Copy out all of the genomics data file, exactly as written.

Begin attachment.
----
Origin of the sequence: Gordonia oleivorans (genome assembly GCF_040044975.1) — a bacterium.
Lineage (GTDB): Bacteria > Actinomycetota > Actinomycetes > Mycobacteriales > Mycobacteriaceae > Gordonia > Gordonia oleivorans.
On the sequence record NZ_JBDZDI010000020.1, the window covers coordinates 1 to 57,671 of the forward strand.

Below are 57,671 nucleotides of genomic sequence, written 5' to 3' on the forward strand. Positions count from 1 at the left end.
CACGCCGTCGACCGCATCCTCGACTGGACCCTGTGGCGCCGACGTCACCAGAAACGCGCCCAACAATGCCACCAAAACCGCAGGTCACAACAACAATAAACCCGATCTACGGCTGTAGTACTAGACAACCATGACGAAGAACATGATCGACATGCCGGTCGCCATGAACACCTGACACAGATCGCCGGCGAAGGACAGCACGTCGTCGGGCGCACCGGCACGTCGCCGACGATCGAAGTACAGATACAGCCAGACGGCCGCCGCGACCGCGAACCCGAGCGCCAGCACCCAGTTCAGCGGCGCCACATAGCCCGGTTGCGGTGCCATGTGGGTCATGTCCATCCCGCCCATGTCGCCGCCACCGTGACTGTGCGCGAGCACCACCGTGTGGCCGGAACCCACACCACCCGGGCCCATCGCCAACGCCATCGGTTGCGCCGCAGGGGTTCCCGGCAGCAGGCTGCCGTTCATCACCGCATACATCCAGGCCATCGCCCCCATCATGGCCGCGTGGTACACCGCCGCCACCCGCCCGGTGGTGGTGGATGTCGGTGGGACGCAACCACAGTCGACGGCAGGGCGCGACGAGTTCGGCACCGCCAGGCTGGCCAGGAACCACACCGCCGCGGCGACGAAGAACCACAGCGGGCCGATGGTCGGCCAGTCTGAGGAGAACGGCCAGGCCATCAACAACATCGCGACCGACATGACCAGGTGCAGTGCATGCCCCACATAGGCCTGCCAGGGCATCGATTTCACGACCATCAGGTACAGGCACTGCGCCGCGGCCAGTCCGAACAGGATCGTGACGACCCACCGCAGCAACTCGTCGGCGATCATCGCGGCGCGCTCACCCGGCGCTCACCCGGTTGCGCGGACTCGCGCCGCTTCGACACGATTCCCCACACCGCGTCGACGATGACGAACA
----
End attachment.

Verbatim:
Origin of the sequence: Gordonia oleivorans (genome assembly GCF_040044975.1) — a bacterium.
Lineage (GTDB): Bacteria > Actinomycetota > Actinomycetes > Mycobacteriales > Mycobacteriaceae > Gordonia > Gordonia oleivorans.
On the sequence record NZ_JBDZDI010000020.1, the window covers coordinates 1 to 57,671 of the forward strand.

Below are 57,671 nucleotides of genomic sequence, written 5' to 3' on the forward strand. Positions count from 1 at the left end.
CACGCCGTCGACCGCATCCTCGACTGGACCCTGTGGCGCCGACGTCACCAGAAACGCGCCCAACAATGCCACCAAAACCGCAGGTCACAACAACAATAAACCCGATCTACGGCTGTAGTACTAGACAACCATGACGAAGAACATGATCGACATGCCGGTCGCCATGAACACCTGACACAGATCGCCGGCGAAGGACAGCACGTCGTCGGGCGCACCGGCACGTCGCCGACGATCGAAGTACAGATACAGCCAGACGGCCGCCGCGACCGCGAACCCGAGCGCCAGCACCCAGTTCAGCGGCGCCACATAGCCCGGTTGCGGTGCCATGTGGGTCATGTCCATCCCGCCCATGTCGCCGCCACCGTGACTGTGCGCGAGCACCACCGTGTGGCCGGAACCCACACCACCCGGGCCCATCGCCAACGCCATCGGTTGCGCCGCAGGGGTTCCCGGCAGCAGGCTGCCGTTCATCACCGCATACATCCAGGCCATCGCCCCCATCATGGCCGCGTGGTACACCGCCGCCACCCGCCCGGTGGTGGTGGATGTCGGTGGGACGCAACCACAGTCGACGGCAGGGCGCGACGAGTTCGGCACCGCCAGGCTGGCCAGGAACCACACCGCCGCGGCGACGAAGAACCACAGCGGGCCGATGGTCGGCCAGTCTGAGGAGAACGGCCAGGCCATCAACAACATCGCGACCGACATGACCAGGTGCAGTGCATGCCCCACATAGGCCTGCCAGGGCATCGATTTCACGACCATCAGGTACAGGCACTGCGCCGCGGCCAGTCCGAACAGGATCGTGACGACCCACCGCAGCAACTCGTCGGCGATCATCGCGGCGCGCTCACCCGGCGCTCACCCGGTTGCGCGGACTCGCGCCGCTTCGACACGATTCCCCACACCGCGTCGACGATGACGAACA